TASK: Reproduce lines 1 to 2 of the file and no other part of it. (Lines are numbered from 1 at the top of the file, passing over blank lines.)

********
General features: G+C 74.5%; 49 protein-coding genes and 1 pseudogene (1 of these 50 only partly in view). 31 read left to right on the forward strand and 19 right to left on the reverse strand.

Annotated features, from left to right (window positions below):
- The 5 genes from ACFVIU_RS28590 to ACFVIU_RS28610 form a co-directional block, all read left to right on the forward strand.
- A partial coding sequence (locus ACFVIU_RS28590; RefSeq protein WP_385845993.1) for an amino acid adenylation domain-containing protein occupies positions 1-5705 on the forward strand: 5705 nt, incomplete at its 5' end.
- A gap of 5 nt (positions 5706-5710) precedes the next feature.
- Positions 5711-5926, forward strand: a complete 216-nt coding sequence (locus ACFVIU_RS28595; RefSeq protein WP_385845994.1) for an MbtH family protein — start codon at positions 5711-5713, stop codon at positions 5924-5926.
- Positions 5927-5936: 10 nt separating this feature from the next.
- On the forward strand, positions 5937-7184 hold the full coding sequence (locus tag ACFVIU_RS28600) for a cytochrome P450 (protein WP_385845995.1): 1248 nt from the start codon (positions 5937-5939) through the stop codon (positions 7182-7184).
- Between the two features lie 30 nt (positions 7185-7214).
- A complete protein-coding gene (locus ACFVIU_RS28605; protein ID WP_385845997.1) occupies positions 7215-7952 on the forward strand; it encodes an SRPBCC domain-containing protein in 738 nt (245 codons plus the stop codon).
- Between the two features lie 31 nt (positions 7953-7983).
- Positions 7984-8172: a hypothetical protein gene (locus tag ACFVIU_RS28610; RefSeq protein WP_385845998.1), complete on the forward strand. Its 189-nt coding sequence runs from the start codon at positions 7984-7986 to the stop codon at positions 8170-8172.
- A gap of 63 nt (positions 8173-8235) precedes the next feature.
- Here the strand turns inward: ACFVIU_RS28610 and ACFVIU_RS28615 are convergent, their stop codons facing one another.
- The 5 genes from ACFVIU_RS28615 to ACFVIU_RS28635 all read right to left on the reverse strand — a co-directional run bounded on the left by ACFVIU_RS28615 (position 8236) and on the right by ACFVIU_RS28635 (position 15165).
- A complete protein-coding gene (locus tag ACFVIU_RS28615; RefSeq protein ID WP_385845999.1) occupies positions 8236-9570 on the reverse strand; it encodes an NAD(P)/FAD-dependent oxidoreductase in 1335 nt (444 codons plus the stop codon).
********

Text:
General features: G+C 74.5%; 49 protein-coding genes and 1 pseudogene (1 of these 50 only partly in view). 31 read left to right on the forward strand and 19 right to left on the reverse strand.

Annotated features, from left to right (window positions below):